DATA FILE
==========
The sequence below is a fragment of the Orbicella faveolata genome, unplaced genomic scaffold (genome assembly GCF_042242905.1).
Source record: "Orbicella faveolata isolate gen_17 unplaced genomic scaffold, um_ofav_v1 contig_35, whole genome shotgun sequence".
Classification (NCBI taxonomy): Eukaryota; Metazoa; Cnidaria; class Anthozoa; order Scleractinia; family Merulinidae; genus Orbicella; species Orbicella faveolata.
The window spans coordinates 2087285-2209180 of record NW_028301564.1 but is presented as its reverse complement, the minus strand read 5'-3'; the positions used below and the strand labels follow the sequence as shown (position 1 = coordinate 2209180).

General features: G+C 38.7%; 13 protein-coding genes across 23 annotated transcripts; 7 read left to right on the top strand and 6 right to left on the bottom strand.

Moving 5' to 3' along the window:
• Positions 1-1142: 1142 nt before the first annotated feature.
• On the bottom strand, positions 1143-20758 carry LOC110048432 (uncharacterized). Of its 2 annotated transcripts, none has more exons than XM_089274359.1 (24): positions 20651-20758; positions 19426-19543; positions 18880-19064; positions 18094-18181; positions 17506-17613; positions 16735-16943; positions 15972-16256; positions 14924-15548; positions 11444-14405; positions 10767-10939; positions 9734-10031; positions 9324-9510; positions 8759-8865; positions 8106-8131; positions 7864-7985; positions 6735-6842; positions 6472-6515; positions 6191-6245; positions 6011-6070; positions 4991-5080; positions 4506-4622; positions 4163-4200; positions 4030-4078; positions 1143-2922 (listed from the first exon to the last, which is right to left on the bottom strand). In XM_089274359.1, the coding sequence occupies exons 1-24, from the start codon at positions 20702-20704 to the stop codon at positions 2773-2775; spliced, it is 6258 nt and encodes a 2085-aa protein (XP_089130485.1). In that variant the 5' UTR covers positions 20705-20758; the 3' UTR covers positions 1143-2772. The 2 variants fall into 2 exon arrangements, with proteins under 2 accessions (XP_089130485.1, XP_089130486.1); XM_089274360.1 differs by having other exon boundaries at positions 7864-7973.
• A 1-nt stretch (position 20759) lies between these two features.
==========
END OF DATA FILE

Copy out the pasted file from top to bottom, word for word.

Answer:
The sequence below is a fragment of the Orbicella faveolata genome, unplaced genomic scaffold (genome assembly GCF_042242905.1).
Source record: "Orbicella faveolata isolate gen_17 unplaced genomic scaffold, um_ofav_v1 contig_35, whole genome shotgun sequence".
Classification (NCBI taxonomy): Eukaryota; Metazoa; Cnidaria; class Anthozoa; order Scleractinia; family Merulinidae; genus Orbicella; species Orbicella faveolata.
The window spans coordinates 2087285-2209180 of record NW_028301564.1 but is presented as its reverse complement, the minus strand read 5'-3'; the positions used below and the strand labels follow the sequence as shown (position 1 = coordinate 2209180).

General features: G+C 38.7%; 13 protein-coding genes across 23 annotated transcripts; 7 read left to right on the top strand and 6 right to left on the bottom strand.

Moving 5' to 3' along the window:
• Positions 1-1142: 1142 nt before the first annotated feature.
• On the bottom strand, positions 1143-20758 carry LOC110048432 (uncharacterized). Of its 2 annotated transcripts, none has more exons than XM_089274359.1 (24): positions 20651-20758; positions 19426-19543; positions 18880-19064; positions 18094-18181; positions 17506-17613; positions 16735-16943; positions 15972-16256; positions 14924-15548; positions 11444-14405; positions 10767-10939; positions 9734-10031; positions 9324-9510; positions 8759-8865; positions 8106-8131; positions 7864-7985; positions 6735-6842; positions 6472-6515; positions 6191-6245; positions 6011-6070; positions 4991-5080; positions 4506-4622; positions 4163-4200; positions 4030-4078; positions 1143-2922 (listed from the first exon to the last, which is right to left on the bottom strand). In XM_089274359.1, the coding sequence occupies exons 1-24, from the start codon at positions 20702-20704 to the stop codon at positions 2773-2775; spliced, it is 6258 nt and encodes a 2085-aa protein (XP_089130485.1). In that variant the 5' UTR covers positions 20705-20758; the 3' UTR covers positions 1143-2772. The 2 variants fall into 2 exon arrangements, with proteins under 2 accessions (XP_089130485.1, XP_089130486.1); XM_089274360.1 differs by having other exon boundaries at positions 7864-7973.
• A 1-nt stretch (position 20759) lies between these two features.